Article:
Ed Kjaer is usually the most profane executive at any electric-car event. Blunt, direct, often outspoken, he's known as a go-to guy for real-world perspective on how plug-in cars will start to enter the U.S. auto fleet.
Since 1999, he's been the Director of Electric Transportation for Southern California Edison, the 123-year-old electric utility that serves 5 million customers in and around Los Angeles. He's now put 74,000 miles on his daily driver, an all-electric Toyota RAV4e.
Kjaer previously worked in marketing for Mazda and for the agency Honda hired to launch Acura. GreenCarReports.com spoke to Kjaer after a tour of SCE's Electric Vehicle Technology Center in Pomona, California.
What's the biggest factor encouraging adoption of electric vehicles today?
Ed Kjaer: It's not just one thing, it's this perfect storm of everything coming together. You've got climate change policy, energy security, air quality, activism, oil-price volatility, terrorism, patriotism, the rise of India and China as auto markets ... all of that has led to bipartisan agreement that plug-in cars are important. And now they're real.
What's the biggest impediment to getting EVs into customer hands?
Kjaer: First, the cost of the technology. We're hoping the volume-price curve comes down quickly, but that has to happen to broaden the appeal of plug-in cars.
Second, education and outreach, to help car buyers understand what this thing actually is. We need to address range anxiety, and get people to understand what duty cycles make sense for plug-ins. This is really a disruptive technology; there are 170,000 gas stations in the U.S. It's going to need a lot of public learning.
Plug-In Vehicle Parking Only
What other kinds of changes will electric vehicles bring to U.S. drivers?
Kjaer: The combination of smart metering and electric cars together will get consumers to think more about when to use power. We have three different rate plans for plug-in cars, for instance.
We're also really interested in the idea that utilities could use automotive quality lithium-ion cells for energy storage, which is something we've never been able to do--right now, any power we produce is used immediately. If utilities and automakers can join together to order large quantities of cells early in the cycle, the cost comes down quicker and everyone wins. In fact, we have a grant application in with the Department of Energy to help fund a 32-megawatt-hour storage stack in a substation connected to our new Tehachapi wind-power project.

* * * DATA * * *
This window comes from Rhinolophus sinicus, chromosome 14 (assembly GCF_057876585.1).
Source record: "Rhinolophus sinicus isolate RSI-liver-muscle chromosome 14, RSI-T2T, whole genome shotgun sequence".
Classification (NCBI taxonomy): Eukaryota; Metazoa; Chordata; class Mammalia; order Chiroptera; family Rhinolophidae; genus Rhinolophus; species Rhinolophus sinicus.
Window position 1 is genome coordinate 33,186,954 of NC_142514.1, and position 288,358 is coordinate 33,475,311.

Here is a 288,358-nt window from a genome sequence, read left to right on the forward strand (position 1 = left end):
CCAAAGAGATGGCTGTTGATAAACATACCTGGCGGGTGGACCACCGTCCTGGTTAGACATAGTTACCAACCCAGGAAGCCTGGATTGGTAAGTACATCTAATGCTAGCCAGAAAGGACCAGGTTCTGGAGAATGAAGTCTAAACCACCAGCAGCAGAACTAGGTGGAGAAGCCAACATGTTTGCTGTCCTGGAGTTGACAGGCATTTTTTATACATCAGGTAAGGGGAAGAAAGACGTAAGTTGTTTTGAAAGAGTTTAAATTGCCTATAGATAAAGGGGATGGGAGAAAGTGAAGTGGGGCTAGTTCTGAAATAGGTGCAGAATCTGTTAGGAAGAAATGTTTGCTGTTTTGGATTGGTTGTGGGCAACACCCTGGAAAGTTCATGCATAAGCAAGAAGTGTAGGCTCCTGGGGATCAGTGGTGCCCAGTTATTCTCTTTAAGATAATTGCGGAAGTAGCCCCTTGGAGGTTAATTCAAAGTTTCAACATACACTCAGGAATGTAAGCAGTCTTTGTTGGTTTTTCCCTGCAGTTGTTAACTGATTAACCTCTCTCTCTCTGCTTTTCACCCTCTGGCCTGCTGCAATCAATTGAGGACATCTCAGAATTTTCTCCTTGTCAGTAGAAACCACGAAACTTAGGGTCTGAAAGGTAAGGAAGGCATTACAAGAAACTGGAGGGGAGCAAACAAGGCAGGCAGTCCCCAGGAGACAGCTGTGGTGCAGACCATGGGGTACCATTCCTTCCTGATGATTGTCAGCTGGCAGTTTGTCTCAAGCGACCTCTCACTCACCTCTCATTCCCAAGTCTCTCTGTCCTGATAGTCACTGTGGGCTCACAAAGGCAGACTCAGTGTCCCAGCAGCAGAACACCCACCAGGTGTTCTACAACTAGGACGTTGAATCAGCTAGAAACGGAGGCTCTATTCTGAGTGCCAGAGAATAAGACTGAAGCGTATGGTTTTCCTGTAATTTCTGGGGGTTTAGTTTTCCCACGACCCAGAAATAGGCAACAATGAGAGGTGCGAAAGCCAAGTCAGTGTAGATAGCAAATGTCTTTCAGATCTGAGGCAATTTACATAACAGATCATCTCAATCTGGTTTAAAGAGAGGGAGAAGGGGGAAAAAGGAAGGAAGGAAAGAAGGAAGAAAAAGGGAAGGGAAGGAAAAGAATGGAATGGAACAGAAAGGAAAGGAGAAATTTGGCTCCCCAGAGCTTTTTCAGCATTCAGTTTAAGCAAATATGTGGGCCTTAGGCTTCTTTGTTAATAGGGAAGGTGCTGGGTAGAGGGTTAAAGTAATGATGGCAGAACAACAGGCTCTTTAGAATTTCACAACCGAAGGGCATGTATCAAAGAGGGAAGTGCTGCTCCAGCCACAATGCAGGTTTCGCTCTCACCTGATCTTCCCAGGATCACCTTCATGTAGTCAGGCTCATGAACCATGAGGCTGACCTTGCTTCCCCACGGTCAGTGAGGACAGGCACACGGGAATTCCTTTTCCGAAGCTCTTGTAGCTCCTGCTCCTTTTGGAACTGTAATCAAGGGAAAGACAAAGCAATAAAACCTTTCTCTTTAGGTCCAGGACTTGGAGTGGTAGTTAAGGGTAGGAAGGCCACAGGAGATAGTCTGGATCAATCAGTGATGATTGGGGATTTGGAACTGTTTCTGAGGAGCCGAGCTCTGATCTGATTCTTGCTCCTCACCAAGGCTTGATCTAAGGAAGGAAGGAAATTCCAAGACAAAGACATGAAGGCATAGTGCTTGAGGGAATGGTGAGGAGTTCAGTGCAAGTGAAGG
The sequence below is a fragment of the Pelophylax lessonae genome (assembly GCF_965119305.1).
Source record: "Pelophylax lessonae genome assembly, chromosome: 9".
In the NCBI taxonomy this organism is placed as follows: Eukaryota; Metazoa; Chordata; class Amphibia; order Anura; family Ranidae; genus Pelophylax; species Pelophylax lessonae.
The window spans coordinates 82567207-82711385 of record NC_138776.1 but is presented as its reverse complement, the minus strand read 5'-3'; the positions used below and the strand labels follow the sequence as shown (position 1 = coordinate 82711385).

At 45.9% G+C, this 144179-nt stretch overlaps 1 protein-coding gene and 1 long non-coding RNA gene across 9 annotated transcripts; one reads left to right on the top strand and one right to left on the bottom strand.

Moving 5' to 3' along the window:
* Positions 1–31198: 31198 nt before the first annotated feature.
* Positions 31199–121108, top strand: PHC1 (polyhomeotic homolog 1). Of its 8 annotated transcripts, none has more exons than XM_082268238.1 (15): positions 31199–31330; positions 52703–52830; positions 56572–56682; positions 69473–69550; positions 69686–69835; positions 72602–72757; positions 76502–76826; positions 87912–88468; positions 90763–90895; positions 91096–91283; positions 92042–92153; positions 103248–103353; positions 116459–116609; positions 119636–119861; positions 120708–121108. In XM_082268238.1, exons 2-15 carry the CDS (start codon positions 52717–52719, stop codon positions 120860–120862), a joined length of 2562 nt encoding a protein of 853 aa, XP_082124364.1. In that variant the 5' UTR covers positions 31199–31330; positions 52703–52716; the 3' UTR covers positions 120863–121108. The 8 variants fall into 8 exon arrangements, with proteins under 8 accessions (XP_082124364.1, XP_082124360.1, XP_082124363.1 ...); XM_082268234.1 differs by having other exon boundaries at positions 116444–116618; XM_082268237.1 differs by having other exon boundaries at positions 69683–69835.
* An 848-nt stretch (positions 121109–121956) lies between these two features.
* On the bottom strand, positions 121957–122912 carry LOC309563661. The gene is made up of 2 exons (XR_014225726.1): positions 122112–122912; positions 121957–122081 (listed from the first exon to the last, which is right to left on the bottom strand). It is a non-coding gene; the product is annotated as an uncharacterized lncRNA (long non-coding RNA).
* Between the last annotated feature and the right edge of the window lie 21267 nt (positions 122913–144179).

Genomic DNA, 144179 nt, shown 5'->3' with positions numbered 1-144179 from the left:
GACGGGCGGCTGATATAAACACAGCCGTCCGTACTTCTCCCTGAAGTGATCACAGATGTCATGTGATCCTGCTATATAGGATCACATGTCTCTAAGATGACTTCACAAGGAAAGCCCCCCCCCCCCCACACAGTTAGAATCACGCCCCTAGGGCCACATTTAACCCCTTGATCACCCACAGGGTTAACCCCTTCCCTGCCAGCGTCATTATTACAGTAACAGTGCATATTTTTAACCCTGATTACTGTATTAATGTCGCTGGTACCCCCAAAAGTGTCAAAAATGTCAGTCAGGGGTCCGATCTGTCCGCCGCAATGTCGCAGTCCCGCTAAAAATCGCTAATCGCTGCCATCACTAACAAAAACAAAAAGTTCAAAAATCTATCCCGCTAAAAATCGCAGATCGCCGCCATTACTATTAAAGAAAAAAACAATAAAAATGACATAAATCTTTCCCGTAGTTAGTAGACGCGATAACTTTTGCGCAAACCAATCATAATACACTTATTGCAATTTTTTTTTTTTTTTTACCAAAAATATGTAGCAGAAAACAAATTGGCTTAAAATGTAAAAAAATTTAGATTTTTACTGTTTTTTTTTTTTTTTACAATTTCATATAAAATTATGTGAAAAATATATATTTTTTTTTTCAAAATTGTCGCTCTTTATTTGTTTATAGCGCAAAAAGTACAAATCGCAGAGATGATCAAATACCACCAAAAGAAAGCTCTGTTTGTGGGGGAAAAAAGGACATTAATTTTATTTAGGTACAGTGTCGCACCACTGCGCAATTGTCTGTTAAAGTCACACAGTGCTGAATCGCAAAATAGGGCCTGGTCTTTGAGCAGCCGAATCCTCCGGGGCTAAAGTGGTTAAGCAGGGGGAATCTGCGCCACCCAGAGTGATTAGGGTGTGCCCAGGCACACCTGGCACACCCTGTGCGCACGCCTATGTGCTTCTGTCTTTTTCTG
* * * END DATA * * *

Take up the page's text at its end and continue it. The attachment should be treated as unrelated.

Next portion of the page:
What have you learned in 19 years of studying and promoting electric cars?
Kjaer: This is a technology whose time has come. It works, it meets our needs, it's something that the country needs, and our global society needs it too. And it makes you feel damn good to drive!
It's a generational thing. The kids in the back seat, watching the power screen in a Toyota Prius, they're the next generation of consumers. They will expect electric vehicles to be available.
You have a lot of different electric vehicles here at the Tech Center. Are there any you haven't been able to get?
Kjaer: There are a few, yeah. We don't have a 2011 Chevrolet Volt yet, but we've got some coming next year. We've been in it; it's a terrific car. I'm going to buy one myself. There's the 2012 Nissan Leaf. And there are others we really can't talk about yet. [grins]
Southern California Edison provided air travel and lodgings to journalists from several blogs and websites, including High Gear Media, so they could tour the Electric Vehicle Technology Center.